• Before we moved in, we’re told our backyard once had 4 apple trees, which were all chopped down by previous owners. However, two of the offshoots from those trees were allowed to grow up again by the previous tenants, but the apples are a wild Red Delicious variety and no good. Last year, we attempted our first grafting experiment and only two scions survived out of 24. This year we’re determined to have another go, and since we know a few of our key mistakes from last year (namely, not cutting down the scions above the second bud or so upon grafting), we’re hoping for more success this year.
  • Weed
    • And it starts…the war against the weeds…
  • Fix side door on chicken coop
    • When my husband finished building our chicken coop, all doors and windows were working just beautifully. However, with the drastic fluctuations in temperatures here, the wood has warped and changed over the past year, and our side door into the roosting area no longer shuts properly. Time to sand the sides down and try again.
  • Ready the chicken coop for the introduction of the new chicks
    • We got 6 new chicks this year (two each of Olive Eggers, Legbars, and Dark Copper Marans) at the beginning of March, and we’re hoping the chicks can start to be put outside with the other hens from last year in May. However, we’ve heard that it’s best to provide a separate enclosure that just the newbies can enter into for awhile, so we need to set up our coop for that.
  • Finalize plans for garden beds
    • Once the two extra garden beds are constructed, we’ll have six raised garden beds—three for vegetables, three for flowers. We also have a lot of other spaces around the house that could also be used to grow, and as we’re experimenting this year with growing flowers for cutting, we’ll need every square inch we can manage. In years past, we haven’t worried so much about maximizing our beds, but this year we’re really going to be looking more into that. We’re considering following the square foot gardening method for the vegetables, and using Floret Farm’s guidelines of 9″ x 9″ for our flower beds. Thoughts?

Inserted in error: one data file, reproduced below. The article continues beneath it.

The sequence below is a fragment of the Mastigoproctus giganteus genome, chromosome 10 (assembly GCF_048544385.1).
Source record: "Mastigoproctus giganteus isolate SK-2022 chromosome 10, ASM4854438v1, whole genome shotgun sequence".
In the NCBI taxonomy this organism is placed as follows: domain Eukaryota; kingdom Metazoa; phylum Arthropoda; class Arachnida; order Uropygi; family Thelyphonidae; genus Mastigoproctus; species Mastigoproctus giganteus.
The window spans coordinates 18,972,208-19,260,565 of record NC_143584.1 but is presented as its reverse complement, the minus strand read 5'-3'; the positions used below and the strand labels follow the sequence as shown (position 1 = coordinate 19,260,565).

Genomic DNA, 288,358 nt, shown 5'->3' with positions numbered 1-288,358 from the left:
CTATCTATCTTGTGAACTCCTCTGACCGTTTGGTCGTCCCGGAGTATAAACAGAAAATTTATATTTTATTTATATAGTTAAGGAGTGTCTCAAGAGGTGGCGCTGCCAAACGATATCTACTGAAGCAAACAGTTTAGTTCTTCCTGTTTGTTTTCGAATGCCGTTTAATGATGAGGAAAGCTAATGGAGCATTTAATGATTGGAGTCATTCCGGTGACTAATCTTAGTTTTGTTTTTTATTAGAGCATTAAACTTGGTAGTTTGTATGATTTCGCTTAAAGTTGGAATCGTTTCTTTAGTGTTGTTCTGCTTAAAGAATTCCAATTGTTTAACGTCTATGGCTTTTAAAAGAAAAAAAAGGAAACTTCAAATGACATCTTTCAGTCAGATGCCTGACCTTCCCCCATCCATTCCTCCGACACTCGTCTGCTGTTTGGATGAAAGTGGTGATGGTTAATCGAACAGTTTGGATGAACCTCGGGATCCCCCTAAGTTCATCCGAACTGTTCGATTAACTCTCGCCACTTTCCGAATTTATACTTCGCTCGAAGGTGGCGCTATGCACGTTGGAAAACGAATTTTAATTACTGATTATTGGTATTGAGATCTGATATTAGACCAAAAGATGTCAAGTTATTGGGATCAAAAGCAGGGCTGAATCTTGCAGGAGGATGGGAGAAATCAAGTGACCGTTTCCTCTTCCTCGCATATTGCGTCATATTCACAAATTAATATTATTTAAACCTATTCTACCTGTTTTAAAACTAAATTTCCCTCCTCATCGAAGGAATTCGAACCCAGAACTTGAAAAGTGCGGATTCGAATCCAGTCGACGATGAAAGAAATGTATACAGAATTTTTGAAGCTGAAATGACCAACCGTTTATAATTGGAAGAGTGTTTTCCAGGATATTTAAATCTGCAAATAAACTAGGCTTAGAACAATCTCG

That should be enough to keep us busy for awhile! I’ll make sure to post an update in late April or early May on how we’ve done at getting all this done.

2 Comments on “Early Spring To-Do List (March + April 2020)

  1. I am so impressed by all the projects you’ve undertaken and all of the gardening you do! Gardening and planting is so intimidating to me! What’s the benefit of raised garden beds vs. planting in the ground?

    1. Well, because we learned of the move soon after this, there was a lot on this list that DIDN’T get done, like building more raised beds. Hopefully in our next place! Raised beds have a few advantages—the main one is that you can control the soil. At this house, our soil is extremely poor and rocky, and it would be extremely difficult to amend it just because of all the rocks. The other main benefit to raised beds is that they’re easier to access and work on—you don’t really have to bend over as much, and you can easily reach anything in the bed, unlike with some deeper garden plots.